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When you’re trying to heal your gut from a lifetime’s worth of mistreatment, it could be from a result of antibiotics, incorrect diet, disease, stress, or a combination of these factors, it can be really frustrating when all of your hard work and dietary changes fail to improve your varied, unpleasant symptoms.
Headaches, bowel irregularities, fatigue, energy depletion, skin eruptions such as hives and rashes, all these things could be the result of just about anything and it’s hard to know where to begin.
You may have experimented with specific diets such as the low FODMAP, GAPs, Paleo, Veganism or quitting a certain ingredient in an attempt to rid yourself from your inexplicable symptoms.
In the case that you’ve failed to see any improvement, a low histamine diet may finally give you the answers that you’ve been desperately searching for.
What are histamines?
Histamines are neurotransmitters that are produced during any allergic response. Histamine’s role in the body is to cause an immediate inflammatory response and serve as a warning sign to your immune system, notifying it of any potential attackers. It’s this inflammation that gives you the swollen, puffy eyes or skin breakouts when you experience an allergic reaction. This may explain why doctors prescribe anti-histamines when you present with a food or seasonal allergy.
Histamines are essentially important chemicals that communicate messages from your body to your brain and a component of the stomach acid responsible for breaking down the foods you eat. Importantly from a gut-health perspective, histamines can be absorbed from histamine-containing foods. They can also be produced by bacteria in the gut.
What is histamine intolerance?
In healthy people, the production of histamines is balanced out by an enzyme called diamine oxidase (DAO), which breaks down the histamines and ensures they are never given the opportunity to accumulate in the body. But some people have a deficiency of DAO, so histamine levels are able to run wild.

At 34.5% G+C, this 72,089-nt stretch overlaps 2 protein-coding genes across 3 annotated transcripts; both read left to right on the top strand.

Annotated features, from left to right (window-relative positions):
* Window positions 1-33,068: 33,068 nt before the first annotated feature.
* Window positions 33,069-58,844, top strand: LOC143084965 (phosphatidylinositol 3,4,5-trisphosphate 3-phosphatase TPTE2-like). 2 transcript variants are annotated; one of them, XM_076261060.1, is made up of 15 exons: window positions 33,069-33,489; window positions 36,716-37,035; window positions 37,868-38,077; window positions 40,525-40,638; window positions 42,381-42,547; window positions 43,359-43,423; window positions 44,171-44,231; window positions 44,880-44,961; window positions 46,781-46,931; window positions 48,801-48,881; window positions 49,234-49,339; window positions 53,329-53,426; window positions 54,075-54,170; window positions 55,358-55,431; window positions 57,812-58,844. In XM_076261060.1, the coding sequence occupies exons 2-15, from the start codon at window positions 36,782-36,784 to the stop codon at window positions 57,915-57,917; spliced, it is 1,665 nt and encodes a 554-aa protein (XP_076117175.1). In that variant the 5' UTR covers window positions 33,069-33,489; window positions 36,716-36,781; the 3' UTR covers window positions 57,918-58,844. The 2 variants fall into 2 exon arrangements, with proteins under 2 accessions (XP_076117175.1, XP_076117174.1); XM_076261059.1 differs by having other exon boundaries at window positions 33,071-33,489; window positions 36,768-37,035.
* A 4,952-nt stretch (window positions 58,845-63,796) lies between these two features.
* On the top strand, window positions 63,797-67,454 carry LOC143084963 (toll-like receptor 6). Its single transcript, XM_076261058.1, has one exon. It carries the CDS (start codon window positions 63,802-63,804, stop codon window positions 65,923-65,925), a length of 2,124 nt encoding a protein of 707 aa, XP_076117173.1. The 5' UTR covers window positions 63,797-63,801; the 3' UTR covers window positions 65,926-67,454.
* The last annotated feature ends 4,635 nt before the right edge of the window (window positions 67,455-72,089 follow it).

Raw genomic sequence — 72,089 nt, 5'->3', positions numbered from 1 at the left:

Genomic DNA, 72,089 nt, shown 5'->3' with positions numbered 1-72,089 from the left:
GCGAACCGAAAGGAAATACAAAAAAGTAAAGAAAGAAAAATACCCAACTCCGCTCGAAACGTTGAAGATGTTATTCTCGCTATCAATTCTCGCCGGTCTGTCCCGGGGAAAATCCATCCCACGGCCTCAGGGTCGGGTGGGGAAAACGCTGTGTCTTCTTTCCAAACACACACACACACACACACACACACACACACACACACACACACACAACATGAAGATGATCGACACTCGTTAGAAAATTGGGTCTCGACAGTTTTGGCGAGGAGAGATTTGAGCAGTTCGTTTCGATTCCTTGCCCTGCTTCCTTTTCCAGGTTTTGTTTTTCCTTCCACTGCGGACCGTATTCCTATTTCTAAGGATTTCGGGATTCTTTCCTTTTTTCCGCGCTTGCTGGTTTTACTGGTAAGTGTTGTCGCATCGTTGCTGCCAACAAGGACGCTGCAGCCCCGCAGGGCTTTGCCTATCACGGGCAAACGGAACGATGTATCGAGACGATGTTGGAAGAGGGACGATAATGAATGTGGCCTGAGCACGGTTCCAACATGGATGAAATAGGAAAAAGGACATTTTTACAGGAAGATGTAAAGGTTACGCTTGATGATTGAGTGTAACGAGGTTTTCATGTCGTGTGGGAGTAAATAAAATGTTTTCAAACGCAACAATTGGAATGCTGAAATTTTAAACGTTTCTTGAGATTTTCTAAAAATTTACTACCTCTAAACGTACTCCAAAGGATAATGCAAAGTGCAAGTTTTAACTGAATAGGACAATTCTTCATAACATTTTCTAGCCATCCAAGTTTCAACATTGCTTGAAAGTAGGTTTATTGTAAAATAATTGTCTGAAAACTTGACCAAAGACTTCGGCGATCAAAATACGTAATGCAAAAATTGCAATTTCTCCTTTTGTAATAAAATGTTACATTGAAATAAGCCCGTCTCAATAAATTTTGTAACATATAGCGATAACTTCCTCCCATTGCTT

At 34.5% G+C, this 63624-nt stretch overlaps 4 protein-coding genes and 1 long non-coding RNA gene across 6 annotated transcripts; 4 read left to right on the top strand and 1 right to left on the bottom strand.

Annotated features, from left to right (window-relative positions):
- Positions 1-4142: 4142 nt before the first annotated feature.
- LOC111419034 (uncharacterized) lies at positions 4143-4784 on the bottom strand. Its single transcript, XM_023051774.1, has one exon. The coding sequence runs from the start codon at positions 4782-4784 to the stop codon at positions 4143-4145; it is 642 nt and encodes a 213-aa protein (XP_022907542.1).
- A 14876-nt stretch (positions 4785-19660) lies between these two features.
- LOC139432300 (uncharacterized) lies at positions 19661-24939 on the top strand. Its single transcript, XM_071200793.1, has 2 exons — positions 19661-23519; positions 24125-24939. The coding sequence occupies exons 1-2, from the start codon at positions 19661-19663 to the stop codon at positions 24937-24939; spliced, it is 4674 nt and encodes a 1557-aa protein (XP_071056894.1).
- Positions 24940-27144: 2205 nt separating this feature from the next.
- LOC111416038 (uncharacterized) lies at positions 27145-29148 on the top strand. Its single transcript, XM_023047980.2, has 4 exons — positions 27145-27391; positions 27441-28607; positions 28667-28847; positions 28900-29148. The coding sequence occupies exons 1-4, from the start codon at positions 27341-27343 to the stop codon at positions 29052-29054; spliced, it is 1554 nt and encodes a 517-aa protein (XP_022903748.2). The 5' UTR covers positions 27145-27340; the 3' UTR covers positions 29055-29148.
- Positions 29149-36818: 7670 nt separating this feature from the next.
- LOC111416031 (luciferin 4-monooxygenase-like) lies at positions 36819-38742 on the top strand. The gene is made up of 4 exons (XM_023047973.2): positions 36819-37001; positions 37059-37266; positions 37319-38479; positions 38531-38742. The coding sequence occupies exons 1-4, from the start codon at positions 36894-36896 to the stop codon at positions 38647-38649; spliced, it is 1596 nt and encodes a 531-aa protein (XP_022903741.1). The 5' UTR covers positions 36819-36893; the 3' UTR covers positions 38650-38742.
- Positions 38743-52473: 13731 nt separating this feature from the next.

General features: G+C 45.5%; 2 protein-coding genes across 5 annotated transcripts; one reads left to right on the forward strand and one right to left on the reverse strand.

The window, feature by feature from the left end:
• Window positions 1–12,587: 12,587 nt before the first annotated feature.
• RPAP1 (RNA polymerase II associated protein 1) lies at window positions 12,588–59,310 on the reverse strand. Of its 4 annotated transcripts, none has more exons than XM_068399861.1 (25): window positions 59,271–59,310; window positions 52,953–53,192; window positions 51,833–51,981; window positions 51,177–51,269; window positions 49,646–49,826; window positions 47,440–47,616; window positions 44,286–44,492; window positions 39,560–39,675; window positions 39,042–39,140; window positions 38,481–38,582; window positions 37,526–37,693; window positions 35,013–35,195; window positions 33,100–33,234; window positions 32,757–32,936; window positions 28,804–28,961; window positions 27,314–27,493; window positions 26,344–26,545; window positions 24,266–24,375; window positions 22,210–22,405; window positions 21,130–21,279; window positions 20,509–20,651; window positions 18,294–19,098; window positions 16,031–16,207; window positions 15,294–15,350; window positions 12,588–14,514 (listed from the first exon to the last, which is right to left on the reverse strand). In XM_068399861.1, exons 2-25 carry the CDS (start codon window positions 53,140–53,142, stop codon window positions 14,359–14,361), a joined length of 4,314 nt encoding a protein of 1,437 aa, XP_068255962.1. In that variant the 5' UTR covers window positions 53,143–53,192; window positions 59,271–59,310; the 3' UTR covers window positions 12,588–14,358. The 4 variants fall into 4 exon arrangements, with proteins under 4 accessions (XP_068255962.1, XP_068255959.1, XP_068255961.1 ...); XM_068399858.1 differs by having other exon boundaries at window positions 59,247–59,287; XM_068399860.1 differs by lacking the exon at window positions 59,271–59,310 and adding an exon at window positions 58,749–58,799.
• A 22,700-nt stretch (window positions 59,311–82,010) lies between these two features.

Impaired methylation can also be a cause of histamine intolerance. Histamine N-methyltransferase enzyme (which, like DAO, is also involved in histamine breakdown) requires methylation to function efficiently, and so compromised methylation will cause a decrease in the breakdown of histamine and allow levels to accumulate. When this happens, it can cause headaches, lethargy, irregular bowel movements, itchiness and leave you feeling, rather miserable.
While this is normal and part of the body’s natural immune response, if there’s a prolonged period where you don’t break down histamine properly, you could develop what’s known as histamine intolerance.
Because it travels throughout your bloodstream, histamine can affect all of your bodily systems, including your gut, skin, brain, lungs and cardiovascular system. This explains why it may cause such a wide range of problems.
The most common symptoms of histamine intolerance include: headaches, increased arousal, hypertension, vertigo/dizziness, body temperature and bowel irregularities, anxiety, nausea, cramps, flushing, difficulty breathing, hives, fatigue, tissue swelling, and irregular heart beats.
How do I test for histamine intolerance?
If you, like most, are reading the broad range of symptoms associated with histamine intolerance and thinking to yourself “that’s me!” as you tick each one off in your head, then rest assured that less than one percent of the population is actually histamine intolerant, so there’s a very good chance that you’re all good! However, this doesn’t mean you might not be sensitive to high histamine foods, in which case knowledge is power.